The European Union slapped a record $2.7-billion fine on Internet giant Google on Tuesday for allegedly taking advantage of its dominance in online searches to direct customers to its own online shopping business.
European regulators gave the Mountain View, Calif., company 90 days to stop or face more fines of up to 5% of the average daily worldwide revenue of its parent company, Alphabet Inc.
Google says it is considering an appeal.
The European Commission, which polices EU competition rules, alleges Google elevates its shopping service even when other options might have better deals.
The commission said Google “gave prominent placement in its search results only to its own comparison shopping service, whilst demoting rival services. It stifled competition on the merits in comparison shopping markets.”
“What Google has done is illegal under EU antitrust rules. It denied other companies the chance to compete on the merits and to innovate. And most importantly, it denied European consumers a genuine choice of services and the full benefits of innovation,” EU Competition Commissioner Margrethe Vestager told reporters.
Google says it’s just trying to package its search results in a way that makes it easier for people to find what they want.
“When you shop online, you want to find the products you’re looking for quickly and easily. And advertisers want to promote those same products. That’s why Google shows shopping ads, connecting our users with thousands of advertisers, large and small, in ways that are useful for both,” Kent Walker, senior vice president at Google, said in a statement.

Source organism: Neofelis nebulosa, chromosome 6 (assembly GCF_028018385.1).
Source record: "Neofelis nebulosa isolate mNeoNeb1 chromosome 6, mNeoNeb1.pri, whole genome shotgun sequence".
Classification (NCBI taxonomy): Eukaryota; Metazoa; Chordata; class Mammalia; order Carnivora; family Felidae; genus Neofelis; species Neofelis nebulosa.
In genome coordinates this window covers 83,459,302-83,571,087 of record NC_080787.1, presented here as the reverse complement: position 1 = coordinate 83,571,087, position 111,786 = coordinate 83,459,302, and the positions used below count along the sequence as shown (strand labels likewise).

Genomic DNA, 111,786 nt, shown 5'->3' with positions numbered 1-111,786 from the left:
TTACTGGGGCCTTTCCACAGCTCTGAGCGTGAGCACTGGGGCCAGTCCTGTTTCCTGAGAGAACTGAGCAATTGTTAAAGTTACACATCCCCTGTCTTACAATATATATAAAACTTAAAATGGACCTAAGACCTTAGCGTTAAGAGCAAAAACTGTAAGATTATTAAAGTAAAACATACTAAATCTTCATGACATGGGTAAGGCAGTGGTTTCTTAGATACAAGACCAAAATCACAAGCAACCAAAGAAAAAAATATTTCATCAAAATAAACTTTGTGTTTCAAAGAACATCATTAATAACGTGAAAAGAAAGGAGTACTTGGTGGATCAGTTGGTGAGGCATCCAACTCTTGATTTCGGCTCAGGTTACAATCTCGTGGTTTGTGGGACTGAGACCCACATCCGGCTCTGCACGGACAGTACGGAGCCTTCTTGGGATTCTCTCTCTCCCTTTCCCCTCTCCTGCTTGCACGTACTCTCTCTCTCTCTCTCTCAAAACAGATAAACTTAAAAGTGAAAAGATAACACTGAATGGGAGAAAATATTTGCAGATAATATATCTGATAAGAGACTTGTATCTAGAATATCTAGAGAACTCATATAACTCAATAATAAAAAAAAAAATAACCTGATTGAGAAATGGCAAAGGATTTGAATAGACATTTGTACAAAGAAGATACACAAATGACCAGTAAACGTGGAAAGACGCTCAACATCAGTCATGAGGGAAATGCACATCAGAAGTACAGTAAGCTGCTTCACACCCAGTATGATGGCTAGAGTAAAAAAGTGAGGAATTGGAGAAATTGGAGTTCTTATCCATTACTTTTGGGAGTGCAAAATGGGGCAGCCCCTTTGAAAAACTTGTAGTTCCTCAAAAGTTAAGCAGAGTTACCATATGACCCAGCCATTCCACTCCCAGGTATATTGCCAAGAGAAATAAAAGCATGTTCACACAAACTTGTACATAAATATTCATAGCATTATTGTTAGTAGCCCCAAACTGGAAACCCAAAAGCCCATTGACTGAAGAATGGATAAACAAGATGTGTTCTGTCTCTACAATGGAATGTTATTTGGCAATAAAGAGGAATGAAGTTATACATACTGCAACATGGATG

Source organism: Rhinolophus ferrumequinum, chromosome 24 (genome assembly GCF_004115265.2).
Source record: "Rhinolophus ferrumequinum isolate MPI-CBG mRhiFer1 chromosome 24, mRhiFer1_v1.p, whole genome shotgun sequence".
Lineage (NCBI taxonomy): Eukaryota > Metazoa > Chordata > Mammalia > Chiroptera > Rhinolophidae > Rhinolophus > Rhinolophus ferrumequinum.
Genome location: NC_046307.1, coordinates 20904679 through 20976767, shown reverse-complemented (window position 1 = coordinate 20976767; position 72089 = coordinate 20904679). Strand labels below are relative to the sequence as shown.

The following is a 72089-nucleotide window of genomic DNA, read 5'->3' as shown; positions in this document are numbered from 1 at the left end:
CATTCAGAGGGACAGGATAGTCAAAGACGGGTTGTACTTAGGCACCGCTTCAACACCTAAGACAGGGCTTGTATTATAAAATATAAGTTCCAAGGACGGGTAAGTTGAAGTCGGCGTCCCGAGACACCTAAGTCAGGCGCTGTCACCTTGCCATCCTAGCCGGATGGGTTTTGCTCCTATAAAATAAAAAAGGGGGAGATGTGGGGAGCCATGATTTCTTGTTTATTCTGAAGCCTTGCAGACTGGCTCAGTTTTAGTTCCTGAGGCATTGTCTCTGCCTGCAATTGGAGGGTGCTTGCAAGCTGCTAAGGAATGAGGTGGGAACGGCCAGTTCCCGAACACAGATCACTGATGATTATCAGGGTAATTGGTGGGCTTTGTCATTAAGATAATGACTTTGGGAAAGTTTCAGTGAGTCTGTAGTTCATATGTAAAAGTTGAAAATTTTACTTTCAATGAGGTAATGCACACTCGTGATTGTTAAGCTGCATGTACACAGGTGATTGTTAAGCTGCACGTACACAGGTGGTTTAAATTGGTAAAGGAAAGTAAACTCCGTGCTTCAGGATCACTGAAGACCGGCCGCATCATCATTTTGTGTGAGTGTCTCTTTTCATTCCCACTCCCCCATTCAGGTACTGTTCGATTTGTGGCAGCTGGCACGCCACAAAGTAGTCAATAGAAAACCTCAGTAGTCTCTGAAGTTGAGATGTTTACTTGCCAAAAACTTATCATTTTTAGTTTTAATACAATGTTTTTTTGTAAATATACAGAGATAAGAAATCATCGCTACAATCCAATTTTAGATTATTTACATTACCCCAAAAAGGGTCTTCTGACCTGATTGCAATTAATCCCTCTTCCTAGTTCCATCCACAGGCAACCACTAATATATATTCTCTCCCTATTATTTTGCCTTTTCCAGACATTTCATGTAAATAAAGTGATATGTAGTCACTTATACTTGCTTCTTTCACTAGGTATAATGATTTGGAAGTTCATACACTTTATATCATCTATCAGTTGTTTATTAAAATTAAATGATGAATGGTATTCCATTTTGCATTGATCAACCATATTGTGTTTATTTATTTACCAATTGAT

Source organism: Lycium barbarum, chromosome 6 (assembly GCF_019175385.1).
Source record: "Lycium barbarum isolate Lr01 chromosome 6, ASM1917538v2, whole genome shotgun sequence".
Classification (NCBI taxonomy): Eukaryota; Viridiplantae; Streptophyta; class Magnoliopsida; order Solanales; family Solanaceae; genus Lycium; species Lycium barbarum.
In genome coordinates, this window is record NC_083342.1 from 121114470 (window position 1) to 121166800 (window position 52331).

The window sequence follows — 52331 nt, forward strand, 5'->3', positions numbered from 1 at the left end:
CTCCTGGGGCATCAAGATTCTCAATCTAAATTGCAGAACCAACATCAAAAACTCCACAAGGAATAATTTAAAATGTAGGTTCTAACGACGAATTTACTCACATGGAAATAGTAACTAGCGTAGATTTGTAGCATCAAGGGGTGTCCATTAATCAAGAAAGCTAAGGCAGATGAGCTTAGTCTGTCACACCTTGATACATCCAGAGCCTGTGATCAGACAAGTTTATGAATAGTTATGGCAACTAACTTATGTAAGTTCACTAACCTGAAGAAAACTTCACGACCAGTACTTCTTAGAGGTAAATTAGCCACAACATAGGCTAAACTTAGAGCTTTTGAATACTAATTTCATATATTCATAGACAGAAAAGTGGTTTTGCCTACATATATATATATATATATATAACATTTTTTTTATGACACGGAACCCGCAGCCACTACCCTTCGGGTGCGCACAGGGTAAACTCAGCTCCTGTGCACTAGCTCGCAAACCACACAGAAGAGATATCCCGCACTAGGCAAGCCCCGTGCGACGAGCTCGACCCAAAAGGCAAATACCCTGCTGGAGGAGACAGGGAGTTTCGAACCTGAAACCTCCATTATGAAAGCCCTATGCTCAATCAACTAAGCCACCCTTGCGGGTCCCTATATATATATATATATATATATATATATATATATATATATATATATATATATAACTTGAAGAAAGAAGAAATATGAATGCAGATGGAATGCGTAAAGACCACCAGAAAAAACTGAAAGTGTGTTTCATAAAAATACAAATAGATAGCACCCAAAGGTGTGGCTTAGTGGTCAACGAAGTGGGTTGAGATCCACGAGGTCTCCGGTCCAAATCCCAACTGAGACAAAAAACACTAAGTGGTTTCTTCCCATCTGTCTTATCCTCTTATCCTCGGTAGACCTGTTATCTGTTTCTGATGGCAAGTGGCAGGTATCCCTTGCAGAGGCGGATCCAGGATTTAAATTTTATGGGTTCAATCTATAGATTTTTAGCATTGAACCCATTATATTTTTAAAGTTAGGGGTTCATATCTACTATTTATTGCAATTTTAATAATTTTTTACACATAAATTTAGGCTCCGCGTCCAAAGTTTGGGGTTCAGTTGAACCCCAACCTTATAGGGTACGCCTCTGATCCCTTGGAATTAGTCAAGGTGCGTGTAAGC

“We will review the commission’s decision in detail as we consider an appeal, and we look forward to continuing to make our case,” he said.
The fine is the highest ever imposed in Europe for anti-competitive behavior, exceeding a 1.06-billion-euro penalty on Silicon Valley chip maker Intel in 2009.
But the penalty is likely to leave a bigger dent in Google’s pride and reputation than its finances. Alphabet has more than $92 billion in cash, including nearly $56 billion in accounts outside of Europe.
Vestager said the commission’s probe, which started in 2008, looked at some 1.7 billion search queries. Investigators found that on average even Google Shopping’s most highly ranked rivals only appeared on Page 4 of Google search results. Vestager said that 90% of user-clicks are on Page 1.
“As a result, competitors were much less likely to be clicked on,” she said.
It is up to Google to decide what changes it wants to make to comply with the commission’s ruling, but any remedy must ensure that rival companies receive the same treatment as Google Shopping.
“We will monitor Google’s compliance closely,” Vestager said.
She noted that any company or person who has suffered damages due to the company’s practices can make claims to national courts.
More broadly, Vestager said, the probe has established that Google is dominant in general Internet search in all 31 countries of the European economic area. This will affect other cases the European Commission might build against the Internet giant’s various businesses, such as Google Images.
She also noted that regulators are making “good progress” in their other Google probes into Android and search advertising, and that the “preliminary conclusion” is that they breach EU antitrust rules.
The commission has come under fire in the United States for a perceived bias against U.S. companies.
Vestager said that she has examined statistics concerning antitrust, merger control and state aid decisions and that she “can find no facts to support any kind of bias.”
Alphabet shares fell 2.5% on Tuesday to $948.09.
3:50 p.m.: This article was updated with Alphabet’s stock movement.
6:35 a.m.: This article was updated throughout with additional details and context, and with comments from Margrethe Vestager and Kent Walker.
This article was originally published at 3 a.m.